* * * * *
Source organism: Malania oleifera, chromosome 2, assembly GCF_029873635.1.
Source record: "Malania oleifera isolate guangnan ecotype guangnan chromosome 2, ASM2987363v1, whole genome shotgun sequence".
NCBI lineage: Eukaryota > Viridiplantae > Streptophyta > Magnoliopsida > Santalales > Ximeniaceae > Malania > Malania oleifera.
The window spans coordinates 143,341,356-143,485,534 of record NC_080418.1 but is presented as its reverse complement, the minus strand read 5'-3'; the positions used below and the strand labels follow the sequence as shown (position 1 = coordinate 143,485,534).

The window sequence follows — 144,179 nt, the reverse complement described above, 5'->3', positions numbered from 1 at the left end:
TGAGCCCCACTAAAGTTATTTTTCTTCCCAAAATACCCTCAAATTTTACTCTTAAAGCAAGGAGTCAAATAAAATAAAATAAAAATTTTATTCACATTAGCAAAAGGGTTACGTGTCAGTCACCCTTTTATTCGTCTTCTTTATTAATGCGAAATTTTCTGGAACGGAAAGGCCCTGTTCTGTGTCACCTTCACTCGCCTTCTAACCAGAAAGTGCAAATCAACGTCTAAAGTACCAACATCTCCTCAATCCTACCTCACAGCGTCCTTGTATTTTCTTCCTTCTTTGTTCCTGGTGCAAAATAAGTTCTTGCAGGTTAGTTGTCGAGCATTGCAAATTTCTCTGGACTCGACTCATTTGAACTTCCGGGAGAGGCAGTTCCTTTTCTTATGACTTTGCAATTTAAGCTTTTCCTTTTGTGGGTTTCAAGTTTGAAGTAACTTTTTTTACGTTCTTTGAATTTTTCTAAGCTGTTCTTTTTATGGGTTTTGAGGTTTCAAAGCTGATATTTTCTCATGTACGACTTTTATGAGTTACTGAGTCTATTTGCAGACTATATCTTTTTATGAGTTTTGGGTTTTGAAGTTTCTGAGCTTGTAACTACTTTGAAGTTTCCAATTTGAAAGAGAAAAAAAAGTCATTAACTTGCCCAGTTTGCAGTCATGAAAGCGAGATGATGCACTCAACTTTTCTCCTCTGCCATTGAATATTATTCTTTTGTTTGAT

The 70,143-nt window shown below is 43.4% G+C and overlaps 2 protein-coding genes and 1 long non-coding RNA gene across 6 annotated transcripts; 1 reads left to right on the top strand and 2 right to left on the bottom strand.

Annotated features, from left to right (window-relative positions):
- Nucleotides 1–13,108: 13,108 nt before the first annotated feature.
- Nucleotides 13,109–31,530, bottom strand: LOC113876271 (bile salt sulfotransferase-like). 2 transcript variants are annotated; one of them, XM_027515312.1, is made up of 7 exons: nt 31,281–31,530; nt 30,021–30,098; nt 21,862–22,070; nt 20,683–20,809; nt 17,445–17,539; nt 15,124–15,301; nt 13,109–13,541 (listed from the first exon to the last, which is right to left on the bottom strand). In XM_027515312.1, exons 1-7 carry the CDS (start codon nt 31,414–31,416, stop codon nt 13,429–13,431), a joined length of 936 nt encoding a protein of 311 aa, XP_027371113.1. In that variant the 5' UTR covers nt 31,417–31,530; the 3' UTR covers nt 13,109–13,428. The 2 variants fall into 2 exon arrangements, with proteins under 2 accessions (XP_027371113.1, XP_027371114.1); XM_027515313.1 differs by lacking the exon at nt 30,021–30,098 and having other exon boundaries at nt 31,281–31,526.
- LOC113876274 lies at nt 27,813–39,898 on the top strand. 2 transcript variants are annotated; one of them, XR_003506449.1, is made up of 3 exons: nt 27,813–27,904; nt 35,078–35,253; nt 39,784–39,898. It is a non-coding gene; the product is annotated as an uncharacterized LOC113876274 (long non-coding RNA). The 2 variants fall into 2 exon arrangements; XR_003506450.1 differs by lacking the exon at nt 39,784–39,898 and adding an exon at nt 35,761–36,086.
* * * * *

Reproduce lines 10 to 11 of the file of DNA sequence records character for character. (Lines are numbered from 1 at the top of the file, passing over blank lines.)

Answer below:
- Nucleotides 13,109–31,530, bottom strand: LOC113876271 (bile salt sulfotransferase-like). 2 transcript variants are annotated; one of them, XM_027515312.1, is made up of 7 exons: nt 31,281–31,530; nt 30,021–30,098; nt 21,862–22,070; nt 20,683–20,809; nt 17,445–17,539; nt 15,124–15,301; nt 13,109–13,541 (listed from the first exon to the last, which is right to left on the bottom strand). In XM_027515312.1, exons 1-7 carry the CDS (start codon nt 31,414–31,416, stop codon nt 13,429–13,431), a joined length of 936 nt encoding a protein of 311 aa, XP_027371113.1. In that variant the 5' UTR covers nt 31,417–31,530; the 3' UTR covers nt 13,109–13,428. The 2 variants fall into 2 exon arrangements, with proteins under 2 accessions (XP_027371113.1, XP_027371114.1); XM_027515313.1 differs by lacking the exon at nt 30,021–30,098 and having other exon boundaries at nt 31,281–31,526.
- LOC113876274 lies at nt 27,813–39,898 on the top strand. 2 transcript variants are annotated; one of them, XR_003506449.1, is made up of 3 exons: nt 27,813–27,904; nt 35,078–35,253; nt 39,784–39,898. It is a non-coding gene; the product is annotated as an uncharacterized LOC113876274 (long non-coding RNA). The 2 variants fall into 2 exon arrangements; XR_003506450.1 differs by lacking the exon at nt 39,784–39,898 and adding an exon at nt 35,761–36,086.